The Pension Challenge

Posted on 25th March 2015 by Trevor Reynolds in Uncategorized

A growing challenge for many nations is population ageing. As birth rates drop and life expectancy increases an ever-larger portion of the population is elderly. This leaves fewer workers for each retired person. In almost all developed countries this means that government and public sector pensions could collapse their economies unless pension systems are reformed or taxes are increased.

The Japanese Pension System is only available once you have paid into the system for 25 years, assuming they have your records!  Even so this is only for the basic subsistence level, if you could call it even that, as it is below poverty line income.

So what should one do?  As always DIY – there are many very easy ways to start savings.  One is to sign up for a portable pension plan. This will be a minimum of five years but is best aimed at your earliest foreseeable retirement age. This will normally be between 55 and 60. You also agree a monthly amount to put away. The more you put into the plan, the more there will be for your retirement. However, you should not take on an obligation you cannot fulfill.

It is very easy as one can contribute using a credit card – this is convenient, is cheaper than using a bank to make transfers, and after a few months you don’t really notice the money going out. Your monthly contribution is then invested into a series of mutual funds. Doing things this way gives you advantages:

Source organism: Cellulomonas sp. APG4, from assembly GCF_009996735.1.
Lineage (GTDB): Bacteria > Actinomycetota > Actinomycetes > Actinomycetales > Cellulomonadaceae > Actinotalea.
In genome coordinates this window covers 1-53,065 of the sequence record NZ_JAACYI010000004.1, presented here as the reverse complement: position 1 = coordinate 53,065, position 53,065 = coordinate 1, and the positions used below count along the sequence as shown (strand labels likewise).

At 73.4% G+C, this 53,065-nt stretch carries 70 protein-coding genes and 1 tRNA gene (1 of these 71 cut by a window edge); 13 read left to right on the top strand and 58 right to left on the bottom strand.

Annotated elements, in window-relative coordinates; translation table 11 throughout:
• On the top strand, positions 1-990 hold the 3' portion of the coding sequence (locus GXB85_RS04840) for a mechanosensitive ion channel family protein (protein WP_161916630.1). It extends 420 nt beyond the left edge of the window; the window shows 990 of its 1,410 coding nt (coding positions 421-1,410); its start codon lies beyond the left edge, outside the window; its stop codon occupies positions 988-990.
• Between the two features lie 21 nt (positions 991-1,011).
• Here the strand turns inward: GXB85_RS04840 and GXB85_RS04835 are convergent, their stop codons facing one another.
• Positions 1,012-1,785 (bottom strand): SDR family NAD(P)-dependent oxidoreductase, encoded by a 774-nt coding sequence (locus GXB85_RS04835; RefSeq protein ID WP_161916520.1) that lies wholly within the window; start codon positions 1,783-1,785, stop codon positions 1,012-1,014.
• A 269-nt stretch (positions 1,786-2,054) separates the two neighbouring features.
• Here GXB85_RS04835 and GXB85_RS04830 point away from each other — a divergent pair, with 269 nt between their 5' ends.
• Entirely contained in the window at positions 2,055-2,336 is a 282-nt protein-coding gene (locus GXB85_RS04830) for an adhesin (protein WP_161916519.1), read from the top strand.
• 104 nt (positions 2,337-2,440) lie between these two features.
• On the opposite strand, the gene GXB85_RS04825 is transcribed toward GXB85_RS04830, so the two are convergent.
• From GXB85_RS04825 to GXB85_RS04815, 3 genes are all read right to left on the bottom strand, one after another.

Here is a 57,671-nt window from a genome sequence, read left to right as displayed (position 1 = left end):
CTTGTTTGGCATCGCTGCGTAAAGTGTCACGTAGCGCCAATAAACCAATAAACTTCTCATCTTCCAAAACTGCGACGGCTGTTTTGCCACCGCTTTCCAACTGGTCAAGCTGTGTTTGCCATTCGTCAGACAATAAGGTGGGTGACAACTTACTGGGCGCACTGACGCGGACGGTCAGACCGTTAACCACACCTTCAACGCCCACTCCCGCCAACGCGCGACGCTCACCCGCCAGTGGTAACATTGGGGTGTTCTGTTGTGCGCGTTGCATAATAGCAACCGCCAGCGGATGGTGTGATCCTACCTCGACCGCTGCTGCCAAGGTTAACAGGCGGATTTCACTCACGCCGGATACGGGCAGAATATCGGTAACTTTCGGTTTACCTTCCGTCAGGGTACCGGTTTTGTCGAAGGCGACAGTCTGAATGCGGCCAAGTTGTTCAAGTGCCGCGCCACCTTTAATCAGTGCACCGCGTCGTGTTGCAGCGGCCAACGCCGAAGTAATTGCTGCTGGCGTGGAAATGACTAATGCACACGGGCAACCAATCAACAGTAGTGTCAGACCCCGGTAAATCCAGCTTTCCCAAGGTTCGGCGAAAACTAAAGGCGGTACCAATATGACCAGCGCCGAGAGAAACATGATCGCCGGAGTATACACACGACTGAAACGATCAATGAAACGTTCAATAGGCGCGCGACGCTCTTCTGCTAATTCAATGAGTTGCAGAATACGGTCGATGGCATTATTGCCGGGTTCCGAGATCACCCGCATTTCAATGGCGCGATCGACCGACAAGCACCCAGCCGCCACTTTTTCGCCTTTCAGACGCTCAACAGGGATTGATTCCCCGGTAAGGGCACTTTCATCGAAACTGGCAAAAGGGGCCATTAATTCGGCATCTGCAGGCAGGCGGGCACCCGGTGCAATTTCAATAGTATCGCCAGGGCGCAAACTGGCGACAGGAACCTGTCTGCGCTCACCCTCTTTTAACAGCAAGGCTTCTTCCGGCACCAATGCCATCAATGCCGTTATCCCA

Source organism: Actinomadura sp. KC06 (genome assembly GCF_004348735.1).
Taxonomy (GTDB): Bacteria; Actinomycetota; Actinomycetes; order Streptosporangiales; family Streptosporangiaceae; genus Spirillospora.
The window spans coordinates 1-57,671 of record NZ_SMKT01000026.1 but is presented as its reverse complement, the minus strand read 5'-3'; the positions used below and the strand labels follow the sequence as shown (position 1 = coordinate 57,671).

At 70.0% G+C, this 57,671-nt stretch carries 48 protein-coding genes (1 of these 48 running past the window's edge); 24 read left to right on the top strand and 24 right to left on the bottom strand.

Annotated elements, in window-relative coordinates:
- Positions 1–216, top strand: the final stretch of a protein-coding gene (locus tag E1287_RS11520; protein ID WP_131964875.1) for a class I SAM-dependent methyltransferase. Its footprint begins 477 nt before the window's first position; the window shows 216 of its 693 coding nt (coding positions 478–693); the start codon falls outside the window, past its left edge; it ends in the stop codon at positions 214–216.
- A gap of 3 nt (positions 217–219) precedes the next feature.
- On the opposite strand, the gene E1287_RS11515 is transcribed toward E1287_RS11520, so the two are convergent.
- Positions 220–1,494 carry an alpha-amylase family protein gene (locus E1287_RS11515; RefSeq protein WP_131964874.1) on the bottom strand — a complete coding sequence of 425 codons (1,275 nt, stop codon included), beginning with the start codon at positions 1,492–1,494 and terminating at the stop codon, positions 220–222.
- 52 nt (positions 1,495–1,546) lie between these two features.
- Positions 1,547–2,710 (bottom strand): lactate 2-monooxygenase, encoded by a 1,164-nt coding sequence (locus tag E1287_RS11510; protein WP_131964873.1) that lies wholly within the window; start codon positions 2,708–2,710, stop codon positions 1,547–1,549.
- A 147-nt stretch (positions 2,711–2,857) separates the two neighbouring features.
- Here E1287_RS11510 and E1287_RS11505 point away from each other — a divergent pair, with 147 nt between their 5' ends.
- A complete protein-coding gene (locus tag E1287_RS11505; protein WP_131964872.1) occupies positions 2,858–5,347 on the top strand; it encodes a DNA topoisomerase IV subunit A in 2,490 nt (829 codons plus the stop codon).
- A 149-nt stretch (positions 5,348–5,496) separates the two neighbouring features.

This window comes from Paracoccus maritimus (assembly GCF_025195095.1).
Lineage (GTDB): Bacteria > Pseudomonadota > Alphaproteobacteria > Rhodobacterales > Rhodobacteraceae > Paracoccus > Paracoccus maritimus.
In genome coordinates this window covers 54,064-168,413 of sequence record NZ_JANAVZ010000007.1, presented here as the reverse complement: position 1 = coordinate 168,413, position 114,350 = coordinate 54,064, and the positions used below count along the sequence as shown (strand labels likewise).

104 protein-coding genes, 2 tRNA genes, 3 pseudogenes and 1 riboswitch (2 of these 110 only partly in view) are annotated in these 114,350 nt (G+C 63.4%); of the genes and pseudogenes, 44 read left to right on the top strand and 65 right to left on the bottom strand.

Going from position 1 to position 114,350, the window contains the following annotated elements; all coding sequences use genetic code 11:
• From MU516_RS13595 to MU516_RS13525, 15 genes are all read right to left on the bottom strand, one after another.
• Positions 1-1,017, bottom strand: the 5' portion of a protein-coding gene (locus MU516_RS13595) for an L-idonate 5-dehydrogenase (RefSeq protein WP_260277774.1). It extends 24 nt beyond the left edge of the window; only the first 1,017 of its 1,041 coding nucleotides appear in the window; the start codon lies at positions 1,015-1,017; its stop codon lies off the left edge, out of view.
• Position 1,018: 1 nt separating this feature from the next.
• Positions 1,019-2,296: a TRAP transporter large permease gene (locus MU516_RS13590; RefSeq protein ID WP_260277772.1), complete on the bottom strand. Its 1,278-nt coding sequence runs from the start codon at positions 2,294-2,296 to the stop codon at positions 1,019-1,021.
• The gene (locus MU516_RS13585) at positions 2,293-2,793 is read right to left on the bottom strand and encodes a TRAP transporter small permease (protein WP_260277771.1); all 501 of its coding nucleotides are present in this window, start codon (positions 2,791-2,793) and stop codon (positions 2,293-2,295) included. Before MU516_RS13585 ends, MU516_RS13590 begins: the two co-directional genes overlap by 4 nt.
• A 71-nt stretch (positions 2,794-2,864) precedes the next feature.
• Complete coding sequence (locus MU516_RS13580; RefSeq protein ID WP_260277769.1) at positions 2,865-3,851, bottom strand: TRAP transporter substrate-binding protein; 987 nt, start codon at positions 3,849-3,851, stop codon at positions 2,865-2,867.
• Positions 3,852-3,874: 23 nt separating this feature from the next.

Access to diversified range of funds. The days of opaque mystery funds and lack of choice are long gone. You can be in range of funds which will sustain overall performance and cushion you from the gyrations of the markets. Yes, you can be in a wide variety of stock funds; you can also be in high-grade or high-yield bond funds, in gold stocks, in resource stocks, or in property income funds. Diversified portfolios do better in the long run.        

Dollar cost averaging means investing a fixed amount at fixed intervals of time. That’s a sensible approach, for example, if it means committing yourself to investing a fixed amount of your salary every month toward your retirement. Dollar Cost Averaging is nothing more than the systematic investment of a fixed dollar amount at regular time intervals. However, once you initiate the plan, the key to success is sticking with it and ignoring market fluctuations. This is part of the investing puzzle that allows you to invest with more aggressive and volatile funds such as China, India, Latin America, Eastern Europe etc. as they hold over 2/3 of the worlds population and they will overtake the current leaders but there will be bumps which cost averaging will help you benefit from.  For Example, you could invest $1,000 every month ($12,000 a year) not that much really when you think about it’s about $33 a day. 

(If one did $12,000 a year for 15 years and got 10% return this would be become about US$419,000, however if you then left this for a further 15 years and did not add anything it would grow to become about US$1,750,000 – the power of time and compound interest.)

Please get in touch with us here at Banner and we can start your savings off on the right track. Please get in touch on 03-5724-5100 or

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